glass house philosopher / notebook 2
Tuesday, 2nd November 2004
Whew! That was a relief...
My anxiety about writing a notebook page was mounting up, and I couldn't figure out why. Of course, the problem is that I've been posting these pages on the front page of the Pathways web site. So instead of just writing whatever comes to mind, I had to think twice. The question, 'Will this look good the Pathways page?' is impossible to avoid. (Or, even worse, 'How many enrolments will this bring in?' Ugh!)
Well, today there's something much better in the Pathways extracts slot, part of a superb essay by Judith Butler on Jacques Derrida, which was distributed to the Philosop e-mail list shortly after Derrida's death, 'with the request from the original sender that it be widely distributed'. Before publishing the complete piece in Philosophy Pathways, I did a quick check on Google for 'Judith Butler', and it turns out that Butler is Professor of Rhetoric and English Literature at the University of Berkeley, California, has written a string of books, mainly to do with gender issues. It also turns out that her essay has been snapped up by the London Review of Books where it is due to appear (in the printed version) on 4th November.
So you could say that the London Review of Books has been pipped at the post. Issue 94 of Philosophy Pathways was published yesterday, and sent out to over 1200 addresses.
'Ya boo sucks!' as they say in Yorkshire.
...That wasn't what I was going to write about, anyway. Just needed to get that off my chest.
I wanted to write about a little exchange I had with Marianne Talbot, Director of Studies for Philosophy at Oxford University Dept of Continuing Education. I sent Marianne a CD-ROM with all 90 units of the Six Pathways Programs which she said she would look at. In my email, I wrote:You may find that these are a bit tougher than your courses. Even the Introduction to Philosophy gets into quite deep water in places. My aim was to write something that would hold the interest of philosophy graduates as well as beginners in philosophy not an easy brief!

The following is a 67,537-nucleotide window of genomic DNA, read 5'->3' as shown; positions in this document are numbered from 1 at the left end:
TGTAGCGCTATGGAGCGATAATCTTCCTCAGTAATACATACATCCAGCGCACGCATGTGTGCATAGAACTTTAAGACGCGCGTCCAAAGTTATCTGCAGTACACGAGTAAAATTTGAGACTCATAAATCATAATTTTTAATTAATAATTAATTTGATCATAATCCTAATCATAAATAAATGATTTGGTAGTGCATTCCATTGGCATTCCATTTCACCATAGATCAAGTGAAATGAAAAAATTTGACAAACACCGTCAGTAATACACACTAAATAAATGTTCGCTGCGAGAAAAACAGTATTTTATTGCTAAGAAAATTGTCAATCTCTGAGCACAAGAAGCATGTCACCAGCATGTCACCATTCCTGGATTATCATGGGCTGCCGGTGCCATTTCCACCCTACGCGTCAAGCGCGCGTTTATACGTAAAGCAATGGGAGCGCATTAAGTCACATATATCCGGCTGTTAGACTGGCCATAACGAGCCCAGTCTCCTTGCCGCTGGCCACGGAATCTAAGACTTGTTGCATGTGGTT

Marianne replied:I shall give whatever feedback I can. Your brief certainly sounds difficult (indeed virtually impossible to me!).
That got me thinking. Maybe she's right. Perhaps I have been too distracted by my dialogues with my more knowledgeable students to notice how well the beginners are really faring. I once advertised Pathways as 'Philosophy for Intelligent People'. Yes, you can start any of these programs without any prior knowledge of philosophy or its history, but you have to be prepared to work, to use every inch of your intellectual resources.
But is that reply good enough?
There's a tried and tested method which a philosopher might all-too easily overlook which is to do some empirical research. Ask people. Do a questionnaire. And so, for the first time in the nine years that Pathways has been running, all Pathways students, past and present, will be receiving a questionnaire asking about every aspect of their learning experience. Pathways student Ute Sommer is designing the questions, and to avoid the accusation of doctoring the evidence will be receiving all the completed questionnaires and collating the results.
That promises to be an eye-opener.
...Meanwhile, wasn't I supposed to be writing a book? 60 day course in thinking. Here are the chapters (or 'lessons'), to date:
Lesson one Creating a space (page 30).
Lesson two Mentors, teachers and gurus (page 31).
Lesson three Philosophy is an art (page 32).
Lesson four Radical doubt (page 33).
Lesson five The depth of philosophy (page 34).
Can you see where this is going? If you can, please tell me because I can't. (Let's see what happens after lesson five... Alexander's Emporium? are you kidding??! That episode is just another example of how this notebook is all over the place. Why do I keep allowing myself to get so distracted?)
I remember now... I was going to go over twenty years of notes. Couldn't face the nausea. Then I was going to edit the 2000 plus letters I have written to my Pathways students. That would take a year or more: no way. So now I'm back with my 60 day course in thinking. (My sister Julia, God bless her, said, 'You'd better reduce it to 30 days if you want the book to sell.')
Yeah, right. Why not 15 days? Or, better still, 5 days?? Hell, I've written the book already! Go find me a publisher!
There's a good idea buried here somewhere, if only I can keep my mind on it and not get distracted again. This is going to be the one and only book the absolute beginner needs to navigate safely through a Pathways program. Makes sense? doesn't it?
Send me an Email
Ask a Philosopher!